Have you heard about the old couple, Jeb and Mabel, riding along in their car one day? Of course, Jeb’s driving. And Mabel’s on the passenger side.
Mabel begins to reminisce when they were younger and how much in love they were. “Remember, those Sunday afternoon drives we used to take together, Jeb?
“You know,” Mabel continued, “we used to sit real close together when we when out for a drive.”
Ole Jeb, tightened his grip on the steering wheel and looking straight ahead replied, “I ain’t never moved.”
When we feel disconnected from God. When He seems distant. Far off. Unapproachable. And it seems we’ve lost that closeness. I wonder if He’s looking down saying, “I ain’t never moved.
This week I’m thinking about my relationship with God a lot since I’m peaching my series “Experiencing Intimacy With God” for the Etna church in Ozark, Arkansas.
I know using the word “intimacy” gives some folks a slightly uneasy feeling when talking about God. We often use the word referring to a romantic relationship between a husband and wife. Yet, the word means “a close, familiar, loving relationship with another person.”
Intimacy speaks of closeness. Communion. Commonality Familiarity. Friendship. Warmth. And affection.
Modern religious writers have described our desire to enjoy a relationship with God in various ways. Mike Cope calls it “holy hunger.” Martin DeHann refers to it as a “radical reliance.” Joe Beam speaks of it as a “craving.” And my friend Dee Bowman often describes it as “divine association.”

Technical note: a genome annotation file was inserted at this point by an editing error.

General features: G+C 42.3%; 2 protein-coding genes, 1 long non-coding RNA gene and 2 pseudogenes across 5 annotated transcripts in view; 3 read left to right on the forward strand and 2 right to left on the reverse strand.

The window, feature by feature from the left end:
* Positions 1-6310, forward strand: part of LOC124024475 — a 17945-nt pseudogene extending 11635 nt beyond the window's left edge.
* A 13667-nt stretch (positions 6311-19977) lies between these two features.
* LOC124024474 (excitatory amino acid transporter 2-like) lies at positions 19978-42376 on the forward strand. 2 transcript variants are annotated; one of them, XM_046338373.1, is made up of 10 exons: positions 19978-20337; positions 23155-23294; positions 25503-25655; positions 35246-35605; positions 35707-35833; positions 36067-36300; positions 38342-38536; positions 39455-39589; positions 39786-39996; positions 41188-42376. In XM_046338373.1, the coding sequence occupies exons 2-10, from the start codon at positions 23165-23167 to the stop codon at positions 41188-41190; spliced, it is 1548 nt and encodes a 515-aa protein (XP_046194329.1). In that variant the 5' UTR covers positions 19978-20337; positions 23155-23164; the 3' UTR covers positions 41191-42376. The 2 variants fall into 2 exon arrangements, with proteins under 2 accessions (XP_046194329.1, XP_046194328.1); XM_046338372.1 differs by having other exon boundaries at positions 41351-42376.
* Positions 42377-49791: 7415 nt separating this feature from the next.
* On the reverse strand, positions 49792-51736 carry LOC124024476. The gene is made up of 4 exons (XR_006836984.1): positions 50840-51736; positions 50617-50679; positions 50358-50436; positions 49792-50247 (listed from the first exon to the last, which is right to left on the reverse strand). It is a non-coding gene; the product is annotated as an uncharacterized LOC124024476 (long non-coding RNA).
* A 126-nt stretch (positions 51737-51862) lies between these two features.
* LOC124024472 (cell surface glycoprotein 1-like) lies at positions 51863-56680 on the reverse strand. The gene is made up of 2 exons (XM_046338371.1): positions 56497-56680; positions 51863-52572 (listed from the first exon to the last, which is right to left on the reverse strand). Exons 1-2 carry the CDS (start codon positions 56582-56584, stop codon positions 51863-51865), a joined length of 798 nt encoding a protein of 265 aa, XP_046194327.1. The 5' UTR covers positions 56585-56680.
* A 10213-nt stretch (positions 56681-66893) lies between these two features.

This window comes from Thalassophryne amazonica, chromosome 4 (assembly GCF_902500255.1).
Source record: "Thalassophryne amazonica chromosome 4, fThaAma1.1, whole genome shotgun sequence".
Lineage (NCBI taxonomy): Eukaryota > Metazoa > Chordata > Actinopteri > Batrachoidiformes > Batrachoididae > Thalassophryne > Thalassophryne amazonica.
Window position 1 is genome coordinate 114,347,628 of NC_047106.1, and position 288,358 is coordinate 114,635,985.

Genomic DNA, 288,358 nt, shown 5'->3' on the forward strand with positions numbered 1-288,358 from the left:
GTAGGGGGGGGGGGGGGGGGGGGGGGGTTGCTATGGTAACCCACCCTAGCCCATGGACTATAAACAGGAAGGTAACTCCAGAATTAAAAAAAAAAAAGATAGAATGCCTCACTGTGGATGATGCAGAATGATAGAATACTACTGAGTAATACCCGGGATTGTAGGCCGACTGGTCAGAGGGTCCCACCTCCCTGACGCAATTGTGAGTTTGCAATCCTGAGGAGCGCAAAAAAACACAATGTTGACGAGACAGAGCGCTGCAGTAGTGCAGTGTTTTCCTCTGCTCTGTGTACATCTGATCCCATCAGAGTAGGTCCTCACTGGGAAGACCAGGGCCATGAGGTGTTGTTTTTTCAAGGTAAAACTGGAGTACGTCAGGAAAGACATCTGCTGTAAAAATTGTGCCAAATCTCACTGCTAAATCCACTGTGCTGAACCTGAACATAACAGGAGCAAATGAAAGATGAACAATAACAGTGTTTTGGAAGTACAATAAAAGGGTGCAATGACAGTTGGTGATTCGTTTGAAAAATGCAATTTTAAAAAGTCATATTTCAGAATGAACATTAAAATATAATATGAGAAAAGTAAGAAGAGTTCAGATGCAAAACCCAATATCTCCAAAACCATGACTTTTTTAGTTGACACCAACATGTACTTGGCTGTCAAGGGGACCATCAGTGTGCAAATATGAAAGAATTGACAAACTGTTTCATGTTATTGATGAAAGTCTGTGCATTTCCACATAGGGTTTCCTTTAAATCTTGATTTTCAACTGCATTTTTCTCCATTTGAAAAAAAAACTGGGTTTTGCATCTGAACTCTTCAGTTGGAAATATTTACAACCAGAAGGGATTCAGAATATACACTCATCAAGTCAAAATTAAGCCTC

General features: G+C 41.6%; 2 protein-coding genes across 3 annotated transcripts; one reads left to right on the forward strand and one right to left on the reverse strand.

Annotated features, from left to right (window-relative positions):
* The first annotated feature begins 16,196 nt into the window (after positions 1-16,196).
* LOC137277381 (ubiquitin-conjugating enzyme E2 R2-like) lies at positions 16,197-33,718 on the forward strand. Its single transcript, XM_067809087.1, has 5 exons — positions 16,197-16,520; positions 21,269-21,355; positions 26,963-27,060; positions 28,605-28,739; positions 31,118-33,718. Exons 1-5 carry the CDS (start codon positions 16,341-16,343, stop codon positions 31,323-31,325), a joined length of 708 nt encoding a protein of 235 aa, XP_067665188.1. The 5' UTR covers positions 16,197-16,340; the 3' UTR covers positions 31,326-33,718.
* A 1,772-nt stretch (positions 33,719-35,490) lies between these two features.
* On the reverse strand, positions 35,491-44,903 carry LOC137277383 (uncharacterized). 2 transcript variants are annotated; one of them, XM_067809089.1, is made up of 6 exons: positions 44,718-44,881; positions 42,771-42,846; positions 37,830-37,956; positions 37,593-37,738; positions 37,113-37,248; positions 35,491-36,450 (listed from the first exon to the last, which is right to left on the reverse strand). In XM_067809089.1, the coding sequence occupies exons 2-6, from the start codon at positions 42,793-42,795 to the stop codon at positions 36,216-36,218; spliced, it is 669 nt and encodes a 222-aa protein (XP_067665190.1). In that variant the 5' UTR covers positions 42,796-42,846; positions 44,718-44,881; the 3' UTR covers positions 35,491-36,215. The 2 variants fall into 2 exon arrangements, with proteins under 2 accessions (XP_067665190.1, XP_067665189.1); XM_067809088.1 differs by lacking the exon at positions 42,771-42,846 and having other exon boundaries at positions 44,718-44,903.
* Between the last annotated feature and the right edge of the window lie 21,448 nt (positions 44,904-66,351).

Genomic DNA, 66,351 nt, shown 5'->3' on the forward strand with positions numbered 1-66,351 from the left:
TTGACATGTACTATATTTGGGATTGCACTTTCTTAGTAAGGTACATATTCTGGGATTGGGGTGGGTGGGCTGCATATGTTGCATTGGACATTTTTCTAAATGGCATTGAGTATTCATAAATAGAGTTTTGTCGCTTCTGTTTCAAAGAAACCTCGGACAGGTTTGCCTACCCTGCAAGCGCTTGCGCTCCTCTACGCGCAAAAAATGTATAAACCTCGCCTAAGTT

The challenge Christians often face in developing this relationship is described by John Eldredge this way. “Communion with God is replaced by activity for God.” To overcome this barrier Eldredge encourages us to think of our relationship as a “Sacred Romance.” If this sounds a little weird, consider the words of David in Psalm 63.
“Because your steadfast love is better than life, my lips will praise you…On my bed I remember you; I think of you through the watches of the night. Because you are my help, I sing in the shadow of your wings. My soul clings to you; your right hand upholds me”
No wonder David is called “a man after God’s own heart.” David was in love with the Lord. Just a casual perusal of the Psalms impresses us with David’s longing for spiritual intimacy with God. Although Bible characters often encountered a more direct communication with the Lord, we can “draw near to God” as we learn of Him through the “Book of Nature” and the “Book of Revelation,” the Bible.
God desires for His people to seek Him. To come to Him. To commune with Him. To communicate with Him. To enjoy fellowship with Him. In fact, Paul pictures God as calling us to leave behind the darkness of sin, and the fellowship of the world, and to come to Him. He declares that He will be our Father. And that we can be his children–His sons and daughters(2 Cor. 6:17-18).
Part of the challenge of a close communion with God may lie in our genuine desire and effort to develop our relationship with God. In his book, One Holy Hunger, Mike Cope writes, “When our vision of God diminishes or fails to grow, Christianity becomes a tame, drab, lukewarm, safe religion that fits comfortably into our malnourished world view.” Could it be that we want to live as we please, asking for divine favor, and neglect to “draw near to the heart of God?”
Our attitude needs to be that of Asaph, the Psalmist, who penned, “But it is good for me to draw near to God; I have put my trust in the Lord God, that I may declare all Your works” (Ps 73:28).
As we assemble on the Lord’s day to sing, pray, listen to the Word, and enjoy fellowship, let us draw near to the heart of God, and worship with awe and reverence “in the spirit of holiness.”
When we leave the assembly may we seek to walk in His way in our work. Our family life. And our social relationships. Instead of trying to squeeze God into what we already feel, believe or practice, we need to draw near to God. Come to know His heart. His Word. His plan for our lives.
Know this. If you don’t feel close to God, He ain’t never moved.
–Ken Weliever, The Preacherman